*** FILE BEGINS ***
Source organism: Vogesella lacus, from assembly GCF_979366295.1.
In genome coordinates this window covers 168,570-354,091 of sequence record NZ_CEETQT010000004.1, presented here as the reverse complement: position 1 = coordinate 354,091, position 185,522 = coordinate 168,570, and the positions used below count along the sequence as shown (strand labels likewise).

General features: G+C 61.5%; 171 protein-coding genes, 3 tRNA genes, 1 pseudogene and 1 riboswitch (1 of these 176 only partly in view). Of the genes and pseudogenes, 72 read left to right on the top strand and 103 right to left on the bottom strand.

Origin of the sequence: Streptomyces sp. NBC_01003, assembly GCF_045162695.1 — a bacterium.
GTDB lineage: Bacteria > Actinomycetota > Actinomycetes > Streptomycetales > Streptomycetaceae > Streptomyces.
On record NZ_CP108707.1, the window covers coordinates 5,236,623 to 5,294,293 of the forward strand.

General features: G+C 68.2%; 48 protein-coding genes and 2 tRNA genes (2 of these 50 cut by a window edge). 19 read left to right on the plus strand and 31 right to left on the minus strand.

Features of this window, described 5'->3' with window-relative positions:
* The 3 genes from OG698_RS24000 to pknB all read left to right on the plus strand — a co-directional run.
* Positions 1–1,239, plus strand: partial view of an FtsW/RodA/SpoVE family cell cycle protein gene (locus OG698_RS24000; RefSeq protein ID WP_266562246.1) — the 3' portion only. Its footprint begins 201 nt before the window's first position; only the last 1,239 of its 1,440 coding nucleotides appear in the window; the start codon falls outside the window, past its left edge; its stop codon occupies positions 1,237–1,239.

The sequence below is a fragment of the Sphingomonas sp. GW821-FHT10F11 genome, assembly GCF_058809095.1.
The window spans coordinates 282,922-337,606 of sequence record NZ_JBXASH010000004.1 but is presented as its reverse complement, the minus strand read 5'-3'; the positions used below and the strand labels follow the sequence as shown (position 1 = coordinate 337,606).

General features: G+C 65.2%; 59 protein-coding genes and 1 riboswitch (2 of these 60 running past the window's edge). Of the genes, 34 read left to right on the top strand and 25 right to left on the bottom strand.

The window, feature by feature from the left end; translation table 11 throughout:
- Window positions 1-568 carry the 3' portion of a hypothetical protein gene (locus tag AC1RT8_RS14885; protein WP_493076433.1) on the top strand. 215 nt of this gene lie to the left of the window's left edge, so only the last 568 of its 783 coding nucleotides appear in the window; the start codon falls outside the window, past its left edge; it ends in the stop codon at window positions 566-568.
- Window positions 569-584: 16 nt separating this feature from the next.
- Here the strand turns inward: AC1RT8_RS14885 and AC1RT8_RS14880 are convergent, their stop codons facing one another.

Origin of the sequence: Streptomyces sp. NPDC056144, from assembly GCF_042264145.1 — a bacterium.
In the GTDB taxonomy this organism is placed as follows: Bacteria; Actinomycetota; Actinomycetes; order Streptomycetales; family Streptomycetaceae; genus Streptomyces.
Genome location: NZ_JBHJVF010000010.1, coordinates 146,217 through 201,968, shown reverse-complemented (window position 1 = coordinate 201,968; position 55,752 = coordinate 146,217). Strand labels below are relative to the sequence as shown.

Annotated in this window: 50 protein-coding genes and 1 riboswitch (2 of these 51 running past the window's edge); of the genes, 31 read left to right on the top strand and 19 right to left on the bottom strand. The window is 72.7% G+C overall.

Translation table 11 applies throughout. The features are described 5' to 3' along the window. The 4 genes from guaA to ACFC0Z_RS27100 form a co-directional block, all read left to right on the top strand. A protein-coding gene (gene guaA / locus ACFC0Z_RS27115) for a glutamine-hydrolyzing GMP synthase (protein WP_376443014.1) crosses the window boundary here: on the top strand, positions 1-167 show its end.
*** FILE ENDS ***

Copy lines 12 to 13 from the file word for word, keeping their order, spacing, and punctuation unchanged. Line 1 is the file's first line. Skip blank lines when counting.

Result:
The window spans coordinates 282,922-337,606 of sequence record NZ_JBXASH010000004.1 but is presented as its reverse complement, the minus strand read 5'-3'; the positions used below and the strand labels follow the sequence as shown (position 1 = coordinate 337,606).

General features: G+C 65.2%; 59 protein-coding genes and 1 riboswitch (2 of these 60 running past the window's edge). Of the genes, 34 read left to right on the top strand and 25 right to left on the bottom strand.